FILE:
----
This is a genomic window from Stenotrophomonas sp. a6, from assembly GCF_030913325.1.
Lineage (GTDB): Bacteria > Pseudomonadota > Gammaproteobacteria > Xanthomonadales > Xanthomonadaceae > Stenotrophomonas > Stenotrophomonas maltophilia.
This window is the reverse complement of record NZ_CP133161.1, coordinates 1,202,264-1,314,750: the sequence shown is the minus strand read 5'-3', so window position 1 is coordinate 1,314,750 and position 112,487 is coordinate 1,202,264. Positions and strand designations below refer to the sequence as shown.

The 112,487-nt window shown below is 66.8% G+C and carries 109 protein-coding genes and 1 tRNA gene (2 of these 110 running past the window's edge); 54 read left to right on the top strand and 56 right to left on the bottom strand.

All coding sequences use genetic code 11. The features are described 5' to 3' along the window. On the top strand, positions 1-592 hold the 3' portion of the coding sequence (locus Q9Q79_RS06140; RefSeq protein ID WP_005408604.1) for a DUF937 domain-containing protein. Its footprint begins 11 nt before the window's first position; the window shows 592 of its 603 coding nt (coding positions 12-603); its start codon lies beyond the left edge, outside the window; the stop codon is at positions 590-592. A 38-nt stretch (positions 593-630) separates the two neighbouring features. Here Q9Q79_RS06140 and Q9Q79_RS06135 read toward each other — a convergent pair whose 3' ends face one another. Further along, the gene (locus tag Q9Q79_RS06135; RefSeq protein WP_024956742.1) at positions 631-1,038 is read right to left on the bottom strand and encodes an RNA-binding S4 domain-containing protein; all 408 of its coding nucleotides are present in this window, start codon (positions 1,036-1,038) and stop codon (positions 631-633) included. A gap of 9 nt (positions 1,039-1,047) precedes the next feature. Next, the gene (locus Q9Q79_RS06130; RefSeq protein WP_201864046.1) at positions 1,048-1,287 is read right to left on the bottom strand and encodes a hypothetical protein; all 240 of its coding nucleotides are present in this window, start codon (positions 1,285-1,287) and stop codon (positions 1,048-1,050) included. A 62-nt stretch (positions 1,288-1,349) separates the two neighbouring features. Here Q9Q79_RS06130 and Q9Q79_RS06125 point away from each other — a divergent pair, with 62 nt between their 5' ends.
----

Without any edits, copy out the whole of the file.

This is a genomic window from Stenotrophomonas sp. a6, from assembly GCF_030913325.1.
Lineage (GTDB): Bacteria > Pseudomonadota > Gammaproteobacteria > Xanthomonadales > Xanthomonadaceae > Stenotrophomonas > Stenotrophomonas maltophilia.
This window is the reverse complement of record NZ_CP133161.1, coordinates 1,202,264-1,314,750: the sequence shown is the minus strand read 5'-3', so window position 1 is coordinate 1,314,750 and position 112,487 is coordinate 1,202,264. Positions and strand designations below refer to the sequence as shown.

The 112,487-nt window shown below is 66.8% G+C and carries 109 protein-coding genes and 1 tRNA gene (2 of these 110 running past the window's edge); 54 read left to right on the top strand and 56 right to left on the bottom strand.

All coding sequences use genetic code 11. The features are described 5' to 3' along the window. On the top strand, positions 1-592 hold the 3' portion of the coding sequence (locus Q9Q79_RS06140; RefSeq protein ID WP_005408604.1) for a DUF937 domain-containing protein. Its footprint begins 11 nt before the window's first position; the window shows 592 of its 603 coding nt (coding positions 12-603); its start codon lies beyond the left edge, outside the window; the stop codon is at positions 590-592. A 38-nt stretch (positions 593-630) separates the two neighbouring features. Here Q9Q79_RS06140 and Q9Q79_RS06135 read toward each other — a convergent pair whose 3' ends face one another. Further along, the gene (locus tag Q9Q79_RS06135; RefSeq protein WP_024956742.1) at positions 631-1,038 is read right to left on the bottom strand and encodes an RNA-binding S4 domain-containing protein; all 408 of its coding nucleotides are present in this window, start codon (positions 1,036-1,038) and stop codon (positions 631-633) included. A gap of 9 nt (positions 1,039-1,047) precedes the next feature. Next, the gene (locus Q9Q79_RS06130; RefSeq protein WP_201864046.1) at positions 1,048-1,287 is read right to left on the bottom strand and encodes a hypothetical protein; all 240 of its coding nucleotides are present in this window, start codon (positions 1,285-1,287) and stop codon (positions 1,048-1,050) included. A 62-nt stretch (positions 1,288-1,349) separates the two neighbouring features. Here Q9Q79_RS06130 and Q9Q79_RS06125 point away from each other — a divergent pair, with 62 nt between their 5' ends.